NOTE: I haven’t reviewed all of those apps and am not prepared to make any suggestions as to which one is “the best,” if any.
In addition, many people download and install the apps from MyHeritage.com and/or Ancestry.com which simply access the huge databases online and reformat the information to display it properly in the smaller screens of these devices.
I am one of those people who does not use a separate genealogy program and database installed in my cell phone. I find it simpler and easier to use the Android app from MyHeritage and therefore can always access my current information online.
Here is a checklist I created when evaluating which cell phone/PDA to purchase, along with some of my comments. I would suggest that you might want to add your own selection criteria to this list:
1. Operating System: Both Android and iOS devices work well and have a wide variety of Apps available. The choice strikes me as being one of personal preference.
2. Size: some of these units are bulky. For men who wish to carry the device on a belt, the size will be very important. Ladies who carry cell phones in their purses may tolerate a larger unit as long as the weight is acceptable to them.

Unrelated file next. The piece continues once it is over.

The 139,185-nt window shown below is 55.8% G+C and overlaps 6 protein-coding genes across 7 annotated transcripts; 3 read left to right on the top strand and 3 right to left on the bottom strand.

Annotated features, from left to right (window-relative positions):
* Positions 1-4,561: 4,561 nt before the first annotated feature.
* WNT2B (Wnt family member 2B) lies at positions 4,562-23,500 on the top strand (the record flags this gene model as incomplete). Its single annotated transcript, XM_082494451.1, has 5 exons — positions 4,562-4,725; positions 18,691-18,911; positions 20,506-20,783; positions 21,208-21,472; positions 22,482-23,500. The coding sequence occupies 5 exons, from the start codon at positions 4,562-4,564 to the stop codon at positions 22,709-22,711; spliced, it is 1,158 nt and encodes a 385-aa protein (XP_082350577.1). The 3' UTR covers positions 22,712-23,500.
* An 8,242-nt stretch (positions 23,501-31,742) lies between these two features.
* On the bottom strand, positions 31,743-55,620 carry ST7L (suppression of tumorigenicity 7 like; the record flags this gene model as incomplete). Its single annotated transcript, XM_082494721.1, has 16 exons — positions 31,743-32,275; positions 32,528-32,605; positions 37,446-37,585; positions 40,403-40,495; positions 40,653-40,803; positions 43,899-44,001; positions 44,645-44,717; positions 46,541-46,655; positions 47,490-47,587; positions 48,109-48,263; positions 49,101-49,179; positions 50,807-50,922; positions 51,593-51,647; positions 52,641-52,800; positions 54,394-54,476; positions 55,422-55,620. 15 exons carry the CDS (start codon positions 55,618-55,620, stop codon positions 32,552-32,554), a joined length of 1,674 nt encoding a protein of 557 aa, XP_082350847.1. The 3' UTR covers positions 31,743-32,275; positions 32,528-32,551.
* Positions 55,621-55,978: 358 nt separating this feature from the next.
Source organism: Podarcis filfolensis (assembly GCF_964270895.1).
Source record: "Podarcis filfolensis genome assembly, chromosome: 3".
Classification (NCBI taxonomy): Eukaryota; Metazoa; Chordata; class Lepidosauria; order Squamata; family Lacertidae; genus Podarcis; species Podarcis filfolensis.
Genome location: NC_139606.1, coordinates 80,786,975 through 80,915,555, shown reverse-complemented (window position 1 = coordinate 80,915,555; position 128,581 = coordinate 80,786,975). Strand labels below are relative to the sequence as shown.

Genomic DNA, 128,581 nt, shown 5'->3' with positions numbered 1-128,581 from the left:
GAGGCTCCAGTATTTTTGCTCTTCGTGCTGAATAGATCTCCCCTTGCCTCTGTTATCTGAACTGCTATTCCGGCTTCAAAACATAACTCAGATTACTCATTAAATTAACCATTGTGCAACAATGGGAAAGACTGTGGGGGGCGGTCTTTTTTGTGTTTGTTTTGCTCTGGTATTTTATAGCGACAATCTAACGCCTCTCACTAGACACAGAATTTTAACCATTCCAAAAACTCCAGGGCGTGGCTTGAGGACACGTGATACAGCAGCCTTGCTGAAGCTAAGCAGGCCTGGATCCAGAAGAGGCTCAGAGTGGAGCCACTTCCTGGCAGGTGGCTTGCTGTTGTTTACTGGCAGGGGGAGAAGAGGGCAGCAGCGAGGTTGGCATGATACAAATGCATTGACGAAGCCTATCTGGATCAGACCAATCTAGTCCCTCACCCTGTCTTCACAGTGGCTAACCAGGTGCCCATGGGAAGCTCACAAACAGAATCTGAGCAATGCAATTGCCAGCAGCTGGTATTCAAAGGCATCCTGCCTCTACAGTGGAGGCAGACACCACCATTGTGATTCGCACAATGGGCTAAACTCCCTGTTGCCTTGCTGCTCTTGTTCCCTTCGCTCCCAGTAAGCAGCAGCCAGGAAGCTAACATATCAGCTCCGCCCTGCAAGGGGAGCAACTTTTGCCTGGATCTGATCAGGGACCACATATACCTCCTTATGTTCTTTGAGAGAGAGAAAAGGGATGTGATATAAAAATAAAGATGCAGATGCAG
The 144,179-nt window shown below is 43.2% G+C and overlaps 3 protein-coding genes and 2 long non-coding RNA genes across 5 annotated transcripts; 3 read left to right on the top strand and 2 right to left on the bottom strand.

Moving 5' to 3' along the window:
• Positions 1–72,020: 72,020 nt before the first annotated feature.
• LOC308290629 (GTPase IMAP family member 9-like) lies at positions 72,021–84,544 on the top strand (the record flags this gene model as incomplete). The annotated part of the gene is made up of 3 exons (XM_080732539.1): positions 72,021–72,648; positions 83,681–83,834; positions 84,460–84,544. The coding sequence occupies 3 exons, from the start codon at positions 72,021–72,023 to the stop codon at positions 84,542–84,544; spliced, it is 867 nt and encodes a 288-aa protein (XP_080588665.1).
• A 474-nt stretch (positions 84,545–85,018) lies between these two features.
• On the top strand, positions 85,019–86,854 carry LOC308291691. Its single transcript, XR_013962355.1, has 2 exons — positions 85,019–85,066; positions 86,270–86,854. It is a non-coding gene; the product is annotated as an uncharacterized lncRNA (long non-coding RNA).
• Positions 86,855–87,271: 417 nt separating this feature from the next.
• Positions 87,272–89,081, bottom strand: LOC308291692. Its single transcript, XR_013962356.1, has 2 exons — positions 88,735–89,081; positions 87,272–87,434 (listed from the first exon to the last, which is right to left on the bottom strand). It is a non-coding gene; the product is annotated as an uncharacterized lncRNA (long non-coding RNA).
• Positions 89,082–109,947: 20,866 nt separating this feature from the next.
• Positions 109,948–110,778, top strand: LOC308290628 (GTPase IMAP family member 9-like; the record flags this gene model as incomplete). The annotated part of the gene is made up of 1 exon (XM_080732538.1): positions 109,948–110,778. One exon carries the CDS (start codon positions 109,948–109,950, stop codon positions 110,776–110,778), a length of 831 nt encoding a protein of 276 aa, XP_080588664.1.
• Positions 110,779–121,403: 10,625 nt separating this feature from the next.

3. Keyboard: Some of these units have no keyboard. Others have a tiny keyboard right below the screen. Again, personal preference seems to be the most important factor.
4. Display: Can the display function in both portrait and landscape (sideways) mode? (Almost all of today’s devices can do that.) You will be surprised how much easier it is to read data-filled pages in landscape mode.
5. Display size and legibility: All of these devices obviously have small screens. However, some are smaller than others. Default font sizes also vary from one manufacturer to the next. You probably want to examine one of these devices in use before purchasing to make sure that you can read the screen easily, without eyestrain.
6. Display shape: Traditionally, almost all handheld computer display screens had a 4-by-3 aspect ratio (like a standard television set). In other words, the screen length would be 133% of the width or vice-versa. Some of the new devices now feature square screens: the length and width are identical. Not all third-party software works with square screens. You need to either purchase a device with a 4-by-3 screen or else make sure that your preferred handheld software will work with square screens. (This issue will probably soon go away as all the software vendors will add square screen capabilities to future software releases.)